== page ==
|System: X360, PS3, Wii, DS||Review Rating Legend|
|Dev: Pyro Studios||1.0 - 1.9 = Avoid||4.0 - 4.4 = Great|
|Pub: SEGA||2.0 - 2.4 = Poor||4.5 - 4.9 = Must Buy|
|Release: Nov. 17, 2009||2.5 - 2.9 = Average||5.0 = The Best|
|Players: 1-2||3.0 - 3.4 = Fair|
|ESRB Rating: Everyone||3.5 - 3.9 = Good|
One of the other highlights of the game is the dogcatcher mission. Your job is simply to drive the dogcatcher's truck in whichever direction he indicates, and when a dog is in sight, you wait for it to come into catching range before tossing your net. It's another fairly simple premise, but the mix of motion-controlled driving and dog catching are completely satisfying.
Where the controls fall apart is during missions where you're either on foot or playing as Chuck's robot companion, Rover. The character controls are, just like in the PS2 GTA games, loosey-goosey, and the camera simply can't keep up with many of the actions you'll be asked to pull off. It is, therefore, a godsend that the game allows you to skip past missions you've failed at least twice. Missions are generally bite-sized, and unlike GTA, they're played out in one set order.
Though the game does do a bit of recycling and juggling around in terms of its mission structure, there's still a surprising amount of fun variety on offer here. There's no economy system in the game, but meaningful unlockables are ample incentive to see the game through to the end, as well as repeat completed missions. Photo albums, comic-book construction, and videos offer plenty of trinkets to tinker with once the main game has been completed, and it's great to see this tried-and-true formula presented in a bold, new way younger gamers can now enjoy.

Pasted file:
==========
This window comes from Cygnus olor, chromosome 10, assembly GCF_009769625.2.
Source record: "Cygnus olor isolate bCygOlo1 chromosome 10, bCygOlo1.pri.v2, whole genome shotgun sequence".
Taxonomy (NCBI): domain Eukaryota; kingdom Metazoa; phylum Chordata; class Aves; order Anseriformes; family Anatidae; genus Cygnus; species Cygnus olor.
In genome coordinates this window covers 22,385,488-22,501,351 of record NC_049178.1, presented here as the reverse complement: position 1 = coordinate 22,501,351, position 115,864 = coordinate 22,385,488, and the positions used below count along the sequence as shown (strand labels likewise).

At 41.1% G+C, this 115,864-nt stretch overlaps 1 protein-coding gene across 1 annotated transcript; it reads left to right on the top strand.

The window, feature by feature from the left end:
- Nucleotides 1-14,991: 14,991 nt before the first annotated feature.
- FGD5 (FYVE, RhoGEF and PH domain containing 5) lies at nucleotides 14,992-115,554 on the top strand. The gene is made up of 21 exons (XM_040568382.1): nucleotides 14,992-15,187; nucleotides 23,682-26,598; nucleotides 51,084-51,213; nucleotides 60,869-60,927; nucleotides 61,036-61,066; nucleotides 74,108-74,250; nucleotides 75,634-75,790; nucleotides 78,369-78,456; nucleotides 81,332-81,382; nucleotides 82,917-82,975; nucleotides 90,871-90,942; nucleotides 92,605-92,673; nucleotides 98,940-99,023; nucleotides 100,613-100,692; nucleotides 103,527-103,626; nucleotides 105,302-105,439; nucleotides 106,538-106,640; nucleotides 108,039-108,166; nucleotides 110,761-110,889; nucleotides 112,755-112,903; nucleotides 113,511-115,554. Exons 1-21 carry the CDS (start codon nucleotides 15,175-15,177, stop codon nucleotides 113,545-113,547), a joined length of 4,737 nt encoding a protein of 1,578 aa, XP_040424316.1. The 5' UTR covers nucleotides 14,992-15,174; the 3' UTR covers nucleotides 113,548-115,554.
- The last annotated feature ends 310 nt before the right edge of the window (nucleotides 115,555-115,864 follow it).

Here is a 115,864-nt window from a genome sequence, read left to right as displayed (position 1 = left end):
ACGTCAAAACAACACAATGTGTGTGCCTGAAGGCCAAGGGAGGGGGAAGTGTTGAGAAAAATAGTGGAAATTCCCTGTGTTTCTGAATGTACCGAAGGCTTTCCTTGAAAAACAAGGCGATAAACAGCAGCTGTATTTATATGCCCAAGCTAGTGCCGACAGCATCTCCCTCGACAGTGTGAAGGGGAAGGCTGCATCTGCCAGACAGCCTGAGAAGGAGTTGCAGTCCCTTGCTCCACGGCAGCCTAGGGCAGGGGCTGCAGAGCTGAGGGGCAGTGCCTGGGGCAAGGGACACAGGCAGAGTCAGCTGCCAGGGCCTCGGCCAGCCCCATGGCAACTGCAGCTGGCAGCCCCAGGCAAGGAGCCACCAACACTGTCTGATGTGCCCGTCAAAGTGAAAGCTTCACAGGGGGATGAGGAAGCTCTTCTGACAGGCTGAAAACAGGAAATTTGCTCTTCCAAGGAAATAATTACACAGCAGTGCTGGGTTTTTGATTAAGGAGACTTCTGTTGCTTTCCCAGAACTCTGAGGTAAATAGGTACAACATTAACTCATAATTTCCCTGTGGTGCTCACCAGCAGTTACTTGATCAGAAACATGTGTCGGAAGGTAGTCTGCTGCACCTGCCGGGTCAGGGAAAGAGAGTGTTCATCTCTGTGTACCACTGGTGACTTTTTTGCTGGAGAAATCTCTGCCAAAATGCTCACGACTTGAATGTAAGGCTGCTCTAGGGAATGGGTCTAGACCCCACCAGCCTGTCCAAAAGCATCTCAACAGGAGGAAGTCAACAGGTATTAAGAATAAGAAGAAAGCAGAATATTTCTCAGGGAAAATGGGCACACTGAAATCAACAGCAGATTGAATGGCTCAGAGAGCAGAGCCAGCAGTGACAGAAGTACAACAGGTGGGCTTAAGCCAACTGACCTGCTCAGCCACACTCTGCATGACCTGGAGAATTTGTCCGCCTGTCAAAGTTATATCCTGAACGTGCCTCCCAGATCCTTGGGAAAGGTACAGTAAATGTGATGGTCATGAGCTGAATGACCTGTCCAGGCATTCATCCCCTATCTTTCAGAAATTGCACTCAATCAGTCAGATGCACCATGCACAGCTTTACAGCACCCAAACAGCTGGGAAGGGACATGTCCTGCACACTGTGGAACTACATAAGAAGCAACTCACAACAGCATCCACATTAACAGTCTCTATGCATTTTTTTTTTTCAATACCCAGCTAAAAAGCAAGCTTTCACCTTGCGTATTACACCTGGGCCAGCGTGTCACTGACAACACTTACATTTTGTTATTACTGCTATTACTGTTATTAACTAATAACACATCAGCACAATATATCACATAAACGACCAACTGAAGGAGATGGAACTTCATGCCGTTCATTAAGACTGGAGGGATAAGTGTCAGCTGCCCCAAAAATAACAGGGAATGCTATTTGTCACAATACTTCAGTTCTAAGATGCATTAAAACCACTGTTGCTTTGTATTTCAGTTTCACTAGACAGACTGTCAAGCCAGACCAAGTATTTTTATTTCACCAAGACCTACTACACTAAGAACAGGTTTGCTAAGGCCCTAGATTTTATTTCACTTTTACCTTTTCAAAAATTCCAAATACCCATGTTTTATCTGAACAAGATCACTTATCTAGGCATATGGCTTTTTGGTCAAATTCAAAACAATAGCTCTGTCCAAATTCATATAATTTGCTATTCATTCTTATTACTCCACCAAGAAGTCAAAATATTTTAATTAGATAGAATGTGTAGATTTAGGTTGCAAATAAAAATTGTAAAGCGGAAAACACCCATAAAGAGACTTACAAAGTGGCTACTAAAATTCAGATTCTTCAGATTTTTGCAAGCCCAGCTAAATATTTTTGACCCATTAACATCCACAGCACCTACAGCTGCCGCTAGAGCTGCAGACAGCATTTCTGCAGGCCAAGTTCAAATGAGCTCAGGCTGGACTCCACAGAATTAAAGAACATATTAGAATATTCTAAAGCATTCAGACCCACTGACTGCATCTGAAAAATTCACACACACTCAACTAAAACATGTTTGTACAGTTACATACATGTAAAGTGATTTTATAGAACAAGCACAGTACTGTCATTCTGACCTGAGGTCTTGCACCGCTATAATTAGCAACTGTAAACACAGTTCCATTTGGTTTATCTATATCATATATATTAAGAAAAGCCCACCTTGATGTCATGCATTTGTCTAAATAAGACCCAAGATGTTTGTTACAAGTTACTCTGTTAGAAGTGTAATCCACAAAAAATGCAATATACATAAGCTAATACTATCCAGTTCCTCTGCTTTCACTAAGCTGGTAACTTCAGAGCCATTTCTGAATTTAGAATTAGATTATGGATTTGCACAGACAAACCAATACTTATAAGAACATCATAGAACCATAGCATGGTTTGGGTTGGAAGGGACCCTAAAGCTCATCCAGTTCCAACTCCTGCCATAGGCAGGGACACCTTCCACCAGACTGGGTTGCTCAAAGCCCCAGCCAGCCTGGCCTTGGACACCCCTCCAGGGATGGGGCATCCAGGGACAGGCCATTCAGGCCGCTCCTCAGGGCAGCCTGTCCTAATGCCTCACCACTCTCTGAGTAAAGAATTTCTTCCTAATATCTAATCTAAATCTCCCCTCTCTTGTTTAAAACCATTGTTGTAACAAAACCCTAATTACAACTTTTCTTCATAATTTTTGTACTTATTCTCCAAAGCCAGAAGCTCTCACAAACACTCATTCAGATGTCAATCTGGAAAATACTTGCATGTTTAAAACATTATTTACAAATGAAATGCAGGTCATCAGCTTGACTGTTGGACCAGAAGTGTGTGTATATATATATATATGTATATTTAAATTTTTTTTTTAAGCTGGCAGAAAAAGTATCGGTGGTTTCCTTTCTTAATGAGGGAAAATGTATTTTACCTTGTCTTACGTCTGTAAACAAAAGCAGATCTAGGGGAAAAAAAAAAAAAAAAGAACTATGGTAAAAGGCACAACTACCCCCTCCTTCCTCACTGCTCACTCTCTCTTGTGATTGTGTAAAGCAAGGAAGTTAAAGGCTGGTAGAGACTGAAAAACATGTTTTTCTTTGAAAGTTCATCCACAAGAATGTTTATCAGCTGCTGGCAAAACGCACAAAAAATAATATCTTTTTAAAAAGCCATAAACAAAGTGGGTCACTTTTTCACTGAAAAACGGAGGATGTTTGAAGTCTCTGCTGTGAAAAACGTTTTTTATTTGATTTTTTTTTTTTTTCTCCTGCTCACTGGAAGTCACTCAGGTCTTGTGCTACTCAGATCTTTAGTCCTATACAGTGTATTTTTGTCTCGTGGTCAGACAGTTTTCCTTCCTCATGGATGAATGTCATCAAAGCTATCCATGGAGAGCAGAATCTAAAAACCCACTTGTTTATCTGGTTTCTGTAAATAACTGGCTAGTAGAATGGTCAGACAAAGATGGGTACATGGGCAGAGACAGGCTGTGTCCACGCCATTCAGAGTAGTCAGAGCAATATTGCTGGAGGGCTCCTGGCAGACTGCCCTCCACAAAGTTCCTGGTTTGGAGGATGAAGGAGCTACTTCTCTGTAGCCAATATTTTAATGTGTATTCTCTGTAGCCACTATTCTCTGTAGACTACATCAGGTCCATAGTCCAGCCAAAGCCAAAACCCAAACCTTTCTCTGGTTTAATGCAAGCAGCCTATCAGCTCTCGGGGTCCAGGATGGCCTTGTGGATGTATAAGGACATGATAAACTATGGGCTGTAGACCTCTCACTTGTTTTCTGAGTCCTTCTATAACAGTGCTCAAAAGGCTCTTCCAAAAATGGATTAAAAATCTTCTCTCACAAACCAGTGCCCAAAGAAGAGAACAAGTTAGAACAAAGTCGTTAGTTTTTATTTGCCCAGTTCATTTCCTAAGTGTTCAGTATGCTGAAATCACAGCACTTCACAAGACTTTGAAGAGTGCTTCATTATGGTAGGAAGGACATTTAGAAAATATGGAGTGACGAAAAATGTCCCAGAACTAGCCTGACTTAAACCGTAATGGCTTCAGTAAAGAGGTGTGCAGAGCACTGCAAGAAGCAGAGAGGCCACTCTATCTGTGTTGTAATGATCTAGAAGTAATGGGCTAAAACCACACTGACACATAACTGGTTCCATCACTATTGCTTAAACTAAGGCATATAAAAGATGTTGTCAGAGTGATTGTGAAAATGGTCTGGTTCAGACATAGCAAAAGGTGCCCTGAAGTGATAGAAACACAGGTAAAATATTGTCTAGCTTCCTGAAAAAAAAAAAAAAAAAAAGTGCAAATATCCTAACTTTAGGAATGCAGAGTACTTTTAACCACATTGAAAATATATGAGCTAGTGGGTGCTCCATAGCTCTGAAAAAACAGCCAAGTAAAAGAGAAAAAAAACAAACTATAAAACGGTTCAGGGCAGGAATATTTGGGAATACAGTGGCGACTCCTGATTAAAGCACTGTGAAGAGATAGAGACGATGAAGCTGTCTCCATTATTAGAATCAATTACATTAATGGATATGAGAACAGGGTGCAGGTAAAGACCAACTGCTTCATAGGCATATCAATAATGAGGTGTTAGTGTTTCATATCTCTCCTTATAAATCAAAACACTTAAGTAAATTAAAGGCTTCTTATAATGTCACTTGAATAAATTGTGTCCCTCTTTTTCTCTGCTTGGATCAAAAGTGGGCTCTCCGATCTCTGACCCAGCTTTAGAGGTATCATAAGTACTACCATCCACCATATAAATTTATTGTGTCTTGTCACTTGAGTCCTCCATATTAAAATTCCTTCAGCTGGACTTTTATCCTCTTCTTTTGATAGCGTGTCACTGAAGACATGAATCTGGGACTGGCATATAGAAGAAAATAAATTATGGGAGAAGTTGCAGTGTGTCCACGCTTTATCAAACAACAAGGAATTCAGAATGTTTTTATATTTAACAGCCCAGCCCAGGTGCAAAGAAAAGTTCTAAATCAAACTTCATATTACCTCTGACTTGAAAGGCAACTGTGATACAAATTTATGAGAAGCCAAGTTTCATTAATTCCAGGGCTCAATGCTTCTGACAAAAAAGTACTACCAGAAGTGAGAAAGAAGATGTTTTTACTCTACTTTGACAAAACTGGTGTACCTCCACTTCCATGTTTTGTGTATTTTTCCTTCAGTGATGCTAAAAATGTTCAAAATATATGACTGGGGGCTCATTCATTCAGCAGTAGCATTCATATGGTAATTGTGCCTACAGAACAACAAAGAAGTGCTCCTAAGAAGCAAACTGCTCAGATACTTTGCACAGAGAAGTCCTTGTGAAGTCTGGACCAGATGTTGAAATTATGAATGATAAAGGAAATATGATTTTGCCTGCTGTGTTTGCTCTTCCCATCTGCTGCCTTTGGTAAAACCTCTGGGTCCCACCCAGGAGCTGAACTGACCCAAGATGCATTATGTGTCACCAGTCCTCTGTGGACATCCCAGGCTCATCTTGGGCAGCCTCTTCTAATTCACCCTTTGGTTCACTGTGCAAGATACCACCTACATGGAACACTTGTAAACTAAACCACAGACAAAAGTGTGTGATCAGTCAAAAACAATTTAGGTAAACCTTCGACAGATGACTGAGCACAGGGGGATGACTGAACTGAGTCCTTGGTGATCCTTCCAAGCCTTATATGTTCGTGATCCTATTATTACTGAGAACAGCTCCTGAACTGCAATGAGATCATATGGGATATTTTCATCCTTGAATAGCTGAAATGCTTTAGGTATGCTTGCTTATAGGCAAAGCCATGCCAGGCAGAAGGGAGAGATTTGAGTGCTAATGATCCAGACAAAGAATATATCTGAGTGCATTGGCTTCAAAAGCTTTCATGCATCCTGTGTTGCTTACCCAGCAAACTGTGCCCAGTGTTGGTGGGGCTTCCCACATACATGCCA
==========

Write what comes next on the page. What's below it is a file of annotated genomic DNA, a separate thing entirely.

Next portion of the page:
Unfortunately, the in-game visuals are very weak, and though graphics aren't usually one of our strongest considerations in a game, they do ding the gameplay significantly in Planet 51. Everything from character models to the background textures and effects have a low-grade-PS2 quality to them, and constant pop-in and shimmer make the game look downright ugly at times. The real problem, though, has to do with hiccups in the framerate that occur far too often during missions. The world of Planet 51 isn't that interesting to roam around in, though it is surprisingly expansive. The art style is bland, and though the game's perfectly functional on a visual level, the developers do absolutely nothing to take advantage of the Wii's power.
The music does a much better job of supporting the gameplay, and themes are really well matched with their respective missions. Moody audio backdrops during Rover missions make a nice contrast to the sultry funk you'll hear during delivery missions. The dialogue is fully voiced, though the mouths of the characters often animate out of sync with the audio performances. Sound effects get the job done but do little to add any type of arcade-like excitement to gameplay.
The bottom line with Planet 51 on Wii is we had fun. The game has all sorts of problems, not least of all its low-rent production values and crazy on-foot camera system. Had the developers locked the camera behind your character's back, á la Resident Evil 4/5, we'd certainly have much less to complain about. That being said, the good ultimately outweighs the bad here, and young fans of the movie are getting an innovative take on a great gameplay formula they'd otherwise be too young to experience. If you can forgive some wonky mechanics and come to the game expecting nothing but light-hearted fun, you'll get your money's worth out of Planet 51.
CCC Freelance Writer